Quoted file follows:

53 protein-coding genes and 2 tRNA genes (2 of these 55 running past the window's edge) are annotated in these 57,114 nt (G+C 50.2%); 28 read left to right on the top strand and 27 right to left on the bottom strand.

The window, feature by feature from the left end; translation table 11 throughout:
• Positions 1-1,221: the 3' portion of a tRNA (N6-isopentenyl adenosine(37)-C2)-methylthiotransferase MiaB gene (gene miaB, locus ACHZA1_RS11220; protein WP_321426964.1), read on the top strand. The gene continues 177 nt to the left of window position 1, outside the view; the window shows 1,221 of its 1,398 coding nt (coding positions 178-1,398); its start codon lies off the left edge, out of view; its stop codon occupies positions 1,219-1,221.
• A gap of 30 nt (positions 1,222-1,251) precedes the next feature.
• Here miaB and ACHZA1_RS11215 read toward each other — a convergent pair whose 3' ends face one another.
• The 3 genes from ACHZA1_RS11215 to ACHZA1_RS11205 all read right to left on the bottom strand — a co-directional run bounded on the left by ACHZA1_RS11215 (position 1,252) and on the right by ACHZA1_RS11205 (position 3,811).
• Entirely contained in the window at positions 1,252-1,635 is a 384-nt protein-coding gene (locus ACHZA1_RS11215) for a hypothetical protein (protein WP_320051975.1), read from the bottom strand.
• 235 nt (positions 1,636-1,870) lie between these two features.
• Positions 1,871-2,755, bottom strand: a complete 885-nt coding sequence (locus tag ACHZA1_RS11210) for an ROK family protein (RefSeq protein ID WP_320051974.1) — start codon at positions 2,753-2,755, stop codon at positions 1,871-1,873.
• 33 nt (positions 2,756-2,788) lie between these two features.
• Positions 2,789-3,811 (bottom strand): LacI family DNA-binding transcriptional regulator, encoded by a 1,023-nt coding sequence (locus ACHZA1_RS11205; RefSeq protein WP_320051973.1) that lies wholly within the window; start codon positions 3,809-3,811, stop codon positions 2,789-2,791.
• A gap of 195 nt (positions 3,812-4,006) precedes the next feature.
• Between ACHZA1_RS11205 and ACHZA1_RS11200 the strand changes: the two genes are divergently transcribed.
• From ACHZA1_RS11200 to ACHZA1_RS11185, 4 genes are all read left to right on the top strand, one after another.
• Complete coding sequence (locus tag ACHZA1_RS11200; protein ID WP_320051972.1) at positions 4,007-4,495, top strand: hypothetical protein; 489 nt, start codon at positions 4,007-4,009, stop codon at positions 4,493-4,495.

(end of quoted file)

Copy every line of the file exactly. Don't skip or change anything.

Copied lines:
53 protein-coding genes and 2 tRNA genes (2 of these 55 running past the window's edge) are annotated in these 57,114 nt (G+C 50.2%); 28 read left to right on the top strand and 27 right to left on the bottom strand.

The window, feature by feature from the left end; translation table 11 throughout:
• Positions 1-1,221: the 3' portion of a tRNA (N6-isopentenyl adenosine(37)-C2)-methylthiotransferase MiaB gene (gene miaB, locus ACHZA1_RS11220; protein WP_321426964.1), read on the top strand. The gene continues 177 nt to the left of window position 1, outside the view; the window shows 1,221 of its 1,398 coding nt (coding positions 178-1,398); its start codon lies off the left edge, out of view; its stop codon occupies positions 1,219-1,221.
• A gap of 30 nt (positions 1,222-1,251) precedes the next feature.
• Here miaB and ACHZA1_RS11215 read toward each other — a convergent pair whose 3' ends face one another.
• The 3 genes from ACHZA1_RS11215 to ACHZA1_RS11205 all read right to left on the bottom strand — a co-directional run bounded on the left by ACHZA1_RS11215 (position 1,252) and on the right by ACHZA1_RS11205 (position 3,811).
• Entirely contained in the window at positions 1,252-1,635 is a 384-nt protein-coding gene (locus ACHZA1_RS11215) for a hypothetical protein (protein WP_320051975.1), read from the bottom strand.
• 235 nt (positions 1,636-1,870) lie between these two features.
• Positions 1,871-2,755, bottom strand: a complete 885-nt coding sequence (locus tag ACHZA1_RS11210) for an ROK family protein (RefSeq protein ID WP_320051974.1) — start codon at positions 2,753-2,755, stop codon at positions 1,871-1,873.
• 33 nt (positions 2,756-2,788) lie between these two features.
• Positions 2,789-3,811 (bottom strand): LacI family DNA-binding transcriptional regulator, encoded by a 1,023-nt coding sequence (locus ACHZA1_RS11205; RefSeq protein WP_320051973.1) that lies wholly within the window; start codon positions 3,809-3,811, stop codon positions 2,789-2,791.
• A gap of 195 nt (positions 3,812-4,006) precedes the next feature.
• Between ACHZA1_RS11205 and ACHZA1_RS11200 the strand changes: the two genes are divergently transcribed.
• From ACHZA1_RS11200 to ACHZA1_RS11185, 4 genes are all read left to right on the top strand, one after another.
• Complete coding sequence (locus tag ACHZA1_RS11200; protein ID WP_320051972.1) at positions 4,007-4,495, top strand: hypothetical protein; 489 nt, start codon at positions 4,007-4,009, stop codon at positions 4,493-4,495.